The graduating Studio Art MFA cohort is hard at work installing its thesis exhibition in·position, on view at the American University Museum at the Katzen Arts Center from April 23 through May 22. We spoke with the artists to learn about their artistic journeys while enrolled in the program and the way that viewers’ expectations play a part in their practice.
This is the first MFA exhibition open to the public at American University since the pandemic began. Join us at the opening reception on Saturday, April 23, at 6:30 p.m. Review AU’s COVID-19 protocols on vaccinations, testing, and masking before attending.
Since starting the program, I’ve been circling back to older ideas and incorporating a lot of learned lessons and developed skillsets. There were many limitations from the pandemic that made my work adapt and evolve. It went from videos, prints, and installations to hybridizations as social practice. Now the plants that grow intertwine with these digital expressions.
The work Grow & Unite is a social engagement forum that uses the gift plants to activate community. Everyone occupies the earth in a variety of “positions.” This piece is meant to encourage personal growth through care for one another and the plants. It developed out of an interest in blind consent given to corporations. I believe our own positions are weaponized to hurt and divide the masses. Plant-life can help. It can teach and nourish, even heal. We need to preserve and heal what is left in our ecosystems.
I believe that expectations can be important. Some perspectives are based on them or the inversion of expectation. I guess that we often imagine a lesser version of reality. There are infinite outcomes and I try to inspire and question expectations with my art.
The progression of my artwork since beginning the program is best illustrated with a newly found understanding of space, which has expanded to include sculpture and installation work. The genus or catalyst that inspired this evolution was the profound cultural and environmental change that I experienced when I relocated from South Korea to America. These changes served to guide and influence my quest for discovery—of both origin and identity—through materials in my studio practice.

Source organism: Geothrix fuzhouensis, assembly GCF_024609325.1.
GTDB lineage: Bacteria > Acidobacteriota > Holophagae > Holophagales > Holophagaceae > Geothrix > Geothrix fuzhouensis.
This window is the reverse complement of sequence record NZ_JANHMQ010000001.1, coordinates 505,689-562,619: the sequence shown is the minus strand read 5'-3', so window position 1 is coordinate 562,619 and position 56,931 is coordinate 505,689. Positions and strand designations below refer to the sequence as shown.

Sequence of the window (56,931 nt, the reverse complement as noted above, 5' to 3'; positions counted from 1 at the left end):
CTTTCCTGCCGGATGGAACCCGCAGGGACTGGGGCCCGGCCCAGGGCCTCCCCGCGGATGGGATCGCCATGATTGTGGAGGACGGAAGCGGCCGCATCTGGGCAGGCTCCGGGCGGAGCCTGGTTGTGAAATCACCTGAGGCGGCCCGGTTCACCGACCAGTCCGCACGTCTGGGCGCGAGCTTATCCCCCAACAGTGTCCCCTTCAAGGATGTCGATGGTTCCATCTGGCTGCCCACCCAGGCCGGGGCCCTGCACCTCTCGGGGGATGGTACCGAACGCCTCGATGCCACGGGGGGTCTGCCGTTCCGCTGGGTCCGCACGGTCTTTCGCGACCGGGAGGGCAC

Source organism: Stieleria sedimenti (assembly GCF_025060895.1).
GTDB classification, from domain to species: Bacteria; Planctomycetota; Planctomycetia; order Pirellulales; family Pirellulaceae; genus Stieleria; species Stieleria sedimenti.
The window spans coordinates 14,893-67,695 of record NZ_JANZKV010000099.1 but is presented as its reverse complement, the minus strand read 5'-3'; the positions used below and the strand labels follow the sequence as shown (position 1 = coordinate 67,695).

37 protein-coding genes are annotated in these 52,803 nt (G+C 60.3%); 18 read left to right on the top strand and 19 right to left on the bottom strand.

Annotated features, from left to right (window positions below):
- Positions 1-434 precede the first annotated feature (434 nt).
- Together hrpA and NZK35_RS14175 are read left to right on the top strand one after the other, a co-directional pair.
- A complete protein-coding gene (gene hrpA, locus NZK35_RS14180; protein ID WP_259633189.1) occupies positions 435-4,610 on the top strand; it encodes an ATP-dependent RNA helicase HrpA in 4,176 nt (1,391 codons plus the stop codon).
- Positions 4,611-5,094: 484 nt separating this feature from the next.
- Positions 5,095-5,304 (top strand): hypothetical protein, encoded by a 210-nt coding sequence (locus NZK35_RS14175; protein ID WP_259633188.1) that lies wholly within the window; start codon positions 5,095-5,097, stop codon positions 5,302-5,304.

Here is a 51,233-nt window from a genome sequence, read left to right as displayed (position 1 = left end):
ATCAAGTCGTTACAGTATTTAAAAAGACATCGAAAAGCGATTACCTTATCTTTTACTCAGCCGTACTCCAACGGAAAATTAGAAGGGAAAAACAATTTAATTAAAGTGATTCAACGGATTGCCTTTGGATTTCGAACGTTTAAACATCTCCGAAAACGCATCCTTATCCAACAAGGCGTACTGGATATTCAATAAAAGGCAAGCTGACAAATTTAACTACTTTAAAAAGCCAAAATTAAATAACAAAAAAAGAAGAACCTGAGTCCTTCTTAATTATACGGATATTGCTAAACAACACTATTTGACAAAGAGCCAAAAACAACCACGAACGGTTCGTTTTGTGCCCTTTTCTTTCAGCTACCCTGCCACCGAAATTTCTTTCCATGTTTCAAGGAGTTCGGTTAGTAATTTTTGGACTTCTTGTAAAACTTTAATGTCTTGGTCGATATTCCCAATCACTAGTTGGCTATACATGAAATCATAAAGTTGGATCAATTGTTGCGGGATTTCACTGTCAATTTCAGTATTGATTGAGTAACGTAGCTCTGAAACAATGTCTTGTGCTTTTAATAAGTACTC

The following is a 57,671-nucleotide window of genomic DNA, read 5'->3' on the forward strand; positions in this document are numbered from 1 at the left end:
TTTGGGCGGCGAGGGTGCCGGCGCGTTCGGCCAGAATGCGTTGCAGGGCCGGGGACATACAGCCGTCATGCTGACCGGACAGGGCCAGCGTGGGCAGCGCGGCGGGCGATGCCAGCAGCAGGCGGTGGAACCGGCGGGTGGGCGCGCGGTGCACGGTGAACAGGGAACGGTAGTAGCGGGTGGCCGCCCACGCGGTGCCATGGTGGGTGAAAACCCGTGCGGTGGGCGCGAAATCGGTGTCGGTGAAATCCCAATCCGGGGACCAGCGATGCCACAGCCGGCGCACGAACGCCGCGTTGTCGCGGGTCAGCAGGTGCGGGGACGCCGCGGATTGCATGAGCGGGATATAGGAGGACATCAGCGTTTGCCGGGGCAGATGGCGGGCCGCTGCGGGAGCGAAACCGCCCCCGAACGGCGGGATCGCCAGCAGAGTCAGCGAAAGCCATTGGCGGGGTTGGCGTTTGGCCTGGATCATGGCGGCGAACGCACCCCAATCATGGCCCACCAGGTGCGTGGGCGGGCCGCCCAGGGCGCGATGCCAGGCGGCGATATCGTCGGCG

This change also inspired new forms and meaning in the materials that I use. I was raised surrounded by natural materials, which contrasts with the synthetic materials easily found in American material culture. My reuse of materials illustrates the Taoist belief that all matter existing in the universe circulates to maintain balance and harmony in·position. The life source and auspicious energies are perceived to construct a perfect circle.
Viewers' expectations are a component of the process. Viewers are challenged to contemplate, and hence become more aware of the multitude of material circulating and recycled. The viewer is solicited for this contemplation and understanding, whether they are cognizant of this fact or not. Everything is connected and should be protected at every step of its respective lifespan. My work in recycling forms symbolizes an axis mundi—connection to heaven and earth, mind, and matter, all to restore order and hopefully function as a community gift or shrine.
Since beginning the program my work has become more focused, specifically on mental health. It’s been challenging to find my voice through the materials that interest me, like fabric and yarn, but by making a lot of bad art I’ve learned so much about how to make things that I like!
The pieces in this show speak from my own “position” as a registered nurse and individual with an anxiety disorder. There is a delicate balance between telling my personal narrative and connecting with the broader public, and I hope my work starts to enter that space.
Throughout the program, I’ve learned that I can focus too much on getting a specific reaction from the viewer, instead of letting the work start an open conversation. In this show, I am presenting the audience with evidence of my research into nursing, myself, and mental illness, giving them space to reflect on it as they wish.
Kevin Michael Runyon
My process of making work before enrolling in the program at AU was always a bit reactionary to itself, meaning I would often react to a choice, or series of choices or moves, made within a work to explore an overall concept or composition. Perhaps my first year here was an organic progression of that process, and a continued ethic of studio practice. A sort of clocking in and getting back to task. As the pandemic swept, I found myself reacting not to the work but to the situation. Without studio access, I found a new interest in the platform of digital art, in sketching and oddly enough a return to songwriting that completely changed how I approach work and continues to influence my current studio painting practice and process.